"We're not active duty, but that doesn't mean we stop checking up on our fellow veterans," he added. "It's amazing. You look in someone's eye who has an everlasting pain but suddenly makes that connection."
Lisa Walsh, associate warden of the Warm Springs Correctional Center in Carson City, said she appreciated Burns' help in establishing some initiatives for the incarcerated veterans at Warm Springs. Walsh wanted to know how many veterans were housed at the facility and what programs would help them.
Of the 575 inmates at Warm Springs, she said 71 were veterans, or over 10 percent.
"I was kind of shocked with those numbers," she said.
Walsh's first goal was to establish a veterans' dorm, and 10 veterans volunteered to help her with the dorm and other programs. After finding additional research, she also discovered the background of veterans varies from the general inmate population. Veterans tend to have at least a high-school education, are Caucasian and were married or divorced. Their sentences tended not to be longer.
Walsh also discovered that in Nevada, the fifth leading cause of death in prison is suicide and affected inmates were under the treatment for Post-Traumatic Stress Disorder, had a traumatic brain injury or had substance abuse problems.
Warm Springs also helped incarcerated veterans to continue their education by fundraising for scholarships. In 2016, inmates raised more than $20,000 and because of the publicity the program generated, a benefactor offered to donate $10,000 per semester.
To date, Walsh said they have raised more than $35,000 for scholarships.
"No taxpayer money was used," Walsh said to loud applause.
Walsh said the veterans are also receiving suicide awareness and prevention training which may be able to recognize a cellmate's negative tendencies. It is her hope, Walsh said, every incarcerated veteran and correctional officer receive the training.
"Truly, they're there for one another, a true sign of espirit d' corps," she said. "We choose not to be defined by our current circumstances."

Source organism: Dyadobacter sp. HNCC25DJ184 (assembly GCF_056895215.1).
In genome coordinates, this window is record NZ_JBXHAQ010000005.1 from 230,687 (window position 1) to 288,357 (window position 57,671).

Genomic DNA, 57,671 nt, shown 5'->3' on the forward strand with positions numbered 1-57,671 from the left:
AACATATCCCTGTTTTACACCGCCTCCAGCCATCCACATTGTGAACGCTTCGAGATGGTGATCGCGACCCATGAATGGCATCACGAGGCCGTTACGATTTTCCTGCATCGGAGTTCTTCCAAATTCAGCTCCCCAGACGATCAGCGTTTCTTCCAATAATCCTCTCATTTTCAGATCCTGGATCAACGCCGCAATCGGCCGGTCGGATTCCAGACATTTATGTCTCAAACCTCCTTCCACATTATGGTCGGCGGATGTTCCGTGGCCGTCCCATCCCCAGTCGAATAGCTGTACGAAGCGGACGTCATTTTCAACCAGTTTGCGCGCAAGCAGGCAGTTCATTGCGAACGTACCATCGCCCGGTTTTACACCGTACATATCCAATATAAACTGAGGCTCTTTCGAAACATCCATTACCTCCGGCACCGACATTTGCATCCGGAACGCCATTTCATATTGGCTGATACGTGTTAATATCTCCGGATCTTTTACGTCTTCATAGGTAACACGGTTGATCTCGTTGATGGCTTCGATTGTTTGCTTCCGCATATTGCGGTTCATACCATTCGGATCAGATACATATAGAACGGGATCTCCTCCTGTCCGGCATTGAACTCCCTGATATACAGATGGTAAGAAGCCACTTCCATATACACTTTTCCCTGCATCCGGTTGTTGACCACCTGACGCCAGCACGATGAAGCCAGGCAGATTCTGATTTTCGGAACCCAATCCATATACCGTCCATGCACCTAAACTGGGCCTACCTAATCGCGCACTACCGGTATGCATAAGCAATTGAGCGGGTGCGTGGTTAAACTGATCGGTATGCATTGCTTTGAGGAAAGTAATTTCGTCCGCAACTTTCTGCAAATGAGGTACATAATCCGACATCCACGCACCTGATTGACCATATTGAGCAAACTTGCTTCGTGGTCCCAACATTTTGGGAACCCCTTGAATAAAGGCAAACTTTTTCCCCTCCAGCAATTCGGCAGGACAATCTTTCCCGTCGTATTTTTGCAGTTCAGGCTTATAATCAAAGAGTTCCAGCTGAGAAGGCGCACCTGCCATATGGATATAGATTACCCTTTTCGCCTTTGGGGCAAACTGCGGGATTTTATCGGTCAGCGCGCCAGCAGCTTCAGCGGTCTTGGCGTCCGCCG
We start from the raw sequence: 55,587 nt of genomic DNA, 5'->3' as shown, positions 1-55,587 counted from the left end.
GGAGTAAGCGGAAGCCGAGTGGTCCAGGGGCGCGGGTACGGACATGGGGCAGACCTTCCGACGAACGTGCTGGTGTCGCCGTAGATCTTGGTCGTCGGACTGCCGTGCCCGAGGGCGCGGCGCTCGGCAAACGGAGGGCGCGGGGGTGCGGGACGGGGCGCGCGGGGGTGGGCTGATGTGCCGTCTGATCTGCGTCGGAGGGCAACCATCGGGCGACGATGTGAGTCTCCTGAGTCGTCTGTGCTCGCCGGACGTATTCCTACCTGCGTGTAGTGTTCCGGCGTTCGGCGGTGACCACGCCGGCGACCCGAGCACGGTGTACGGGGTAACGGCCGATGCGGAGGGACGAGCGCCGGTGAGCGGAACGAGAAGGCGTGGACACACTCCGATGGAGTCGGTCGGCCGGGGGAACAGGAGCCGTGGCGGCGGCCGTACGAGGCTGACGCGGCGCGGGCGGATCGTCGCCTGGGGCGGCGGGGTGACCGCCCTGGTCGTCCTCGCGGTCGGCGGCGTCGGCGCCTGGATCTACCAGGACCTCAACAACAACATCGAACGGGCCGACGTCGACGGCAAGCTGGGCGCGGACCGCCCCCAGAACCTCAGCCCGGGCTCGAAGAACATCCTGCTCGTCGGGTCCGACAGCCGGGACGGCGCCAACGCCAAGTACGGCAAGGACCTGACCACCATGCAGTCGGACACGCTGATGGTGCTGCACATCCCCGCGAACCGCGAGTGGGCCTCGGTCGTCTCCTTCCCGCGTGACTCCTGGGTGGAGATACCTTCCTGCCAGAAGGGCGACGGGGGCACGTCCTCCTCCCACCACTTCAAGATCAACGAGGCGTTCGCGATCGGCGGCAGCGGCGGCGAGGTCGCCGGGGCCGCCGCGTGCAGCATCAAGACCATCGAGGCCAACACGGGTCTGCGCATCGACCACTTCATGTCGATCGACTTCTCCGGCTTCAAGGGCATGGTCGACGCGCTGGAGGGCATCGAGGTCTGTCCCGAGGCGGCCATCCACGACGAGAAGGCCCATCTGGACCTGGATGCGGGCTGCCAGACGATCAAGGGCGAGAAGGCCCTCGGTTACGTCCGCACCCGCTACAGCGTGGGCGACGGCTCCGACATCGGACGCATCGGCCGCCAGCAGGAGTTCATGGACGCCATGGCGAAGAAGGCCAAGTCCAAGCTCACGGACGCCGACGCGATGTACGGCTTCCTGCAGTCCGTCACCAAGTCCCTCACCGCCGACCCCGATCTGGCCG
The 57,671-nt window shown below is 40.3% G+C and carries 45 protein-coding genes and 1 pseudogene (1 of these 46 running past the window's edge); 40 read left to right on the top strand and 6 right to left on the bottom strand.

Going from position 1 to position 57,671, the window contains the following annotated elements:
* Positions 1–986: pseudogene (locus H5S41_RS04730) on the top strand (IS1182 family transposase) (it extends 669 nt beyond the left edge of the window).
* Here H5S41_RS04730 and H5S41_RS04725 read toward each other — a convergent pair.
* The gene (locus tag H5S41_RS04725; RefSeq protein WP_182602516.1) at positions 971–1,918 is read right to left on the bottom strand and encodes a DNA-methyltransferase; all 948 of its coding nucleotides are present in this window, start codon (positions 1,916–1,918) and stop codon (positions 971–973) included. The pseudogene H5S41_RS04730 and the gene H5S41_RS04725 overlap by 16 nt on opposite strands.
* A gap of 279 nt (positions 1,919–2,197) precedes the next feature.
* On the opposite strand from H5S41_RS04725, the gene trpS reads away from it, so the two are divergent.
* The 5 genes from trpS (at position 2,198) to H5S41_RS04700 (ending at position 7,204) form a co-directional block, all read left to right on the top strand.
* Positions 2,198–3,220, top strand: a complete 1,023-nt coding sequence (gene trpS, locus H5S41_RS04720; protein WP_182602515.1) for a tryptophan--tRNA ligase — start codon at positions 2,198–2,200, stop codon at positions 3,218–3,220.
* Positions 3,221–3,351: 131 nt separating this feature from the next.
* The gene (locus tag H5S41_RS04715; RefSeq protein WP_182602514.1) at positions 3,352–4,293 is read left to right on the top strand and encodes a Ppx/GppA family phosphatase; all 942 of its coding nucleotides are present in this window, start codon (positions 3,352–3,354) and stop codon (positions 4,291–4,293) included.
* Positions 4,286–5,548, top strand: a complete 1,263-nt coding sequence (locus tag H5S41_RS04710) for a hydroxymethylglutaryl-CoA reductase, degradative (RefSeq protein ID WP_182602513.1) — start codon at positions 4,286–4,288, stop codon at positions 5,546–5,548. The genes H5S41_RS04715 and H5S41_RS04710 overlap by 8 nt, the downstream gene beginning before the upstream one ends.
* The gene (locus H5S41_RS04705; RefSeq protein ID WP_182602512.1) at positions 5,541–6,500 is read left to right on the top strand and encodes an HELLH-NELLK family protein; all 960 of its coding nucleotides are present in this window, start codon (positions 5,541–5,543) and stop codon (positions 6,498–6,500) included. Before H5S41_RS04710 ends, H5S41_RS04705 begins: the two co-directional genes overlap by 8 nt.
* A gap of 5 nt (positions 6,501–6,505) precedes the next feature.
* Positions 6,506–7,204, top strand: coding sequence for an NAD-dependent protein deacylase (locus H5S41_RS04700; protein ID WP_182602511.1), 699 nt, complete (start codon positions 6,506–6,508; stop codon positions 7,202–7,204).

Misty Vaughan Allen, suicide prevention coordinator for the Nevada Coalition of Suicide Prevention, works with many groups and coalitions to launch new suicide prevention programs. She said Nevada has one of the highest rates of suicide in the nation. A total of almost 45,000 suicides, though, occurred in the United States in 2016, and firearms were involved in five out of every 10 deaths. In Nevada, the percentage of firearms used in suicides was 51 percent, down from 57 percent five years ago.
From 2010-2016, Allen said the suicide rate for non-veterans was 22.1 percent compared to 53.2 percent for veterans. Among the major factors affecting veterans with suicidal thoughts are frequent deployments, deployment to a hostile region and stress.
"Young veterans who have been deployed are taking their lives," Allen said. "Vietnam vets also have high numbers."
She said it's important for veterans and non-veterans to recognize the symptoms that could signal a person is troubled.
"Isolation is one of the biggest factors for suicides," she said.
As with the Michigan State University study, Allen had additional statistics to show the highest risk for veterans taking their own lives occurs 24-48 hours after they visit a mental health professional.
She encouraged attendees to help get people connected and help veterans.
"We are going to reach zero someday," she said.
Susan Haas, executive director and CEO, said RSVP is helping to raise funds and awareness for reducing veterans' suicides. She said those involved with the program are proud of the veterans and their service to the country.
Carson City Mayor Robert Crowell and Nevada Attorney General Adam Laxalt, both Navy veterans, said the state continues to add programs to help the men and women who served in the armed forces. Laxalt said Gov. Brian Sandoval's goal has been to make Nevada the friendliest state for veterans, but there's more work to do.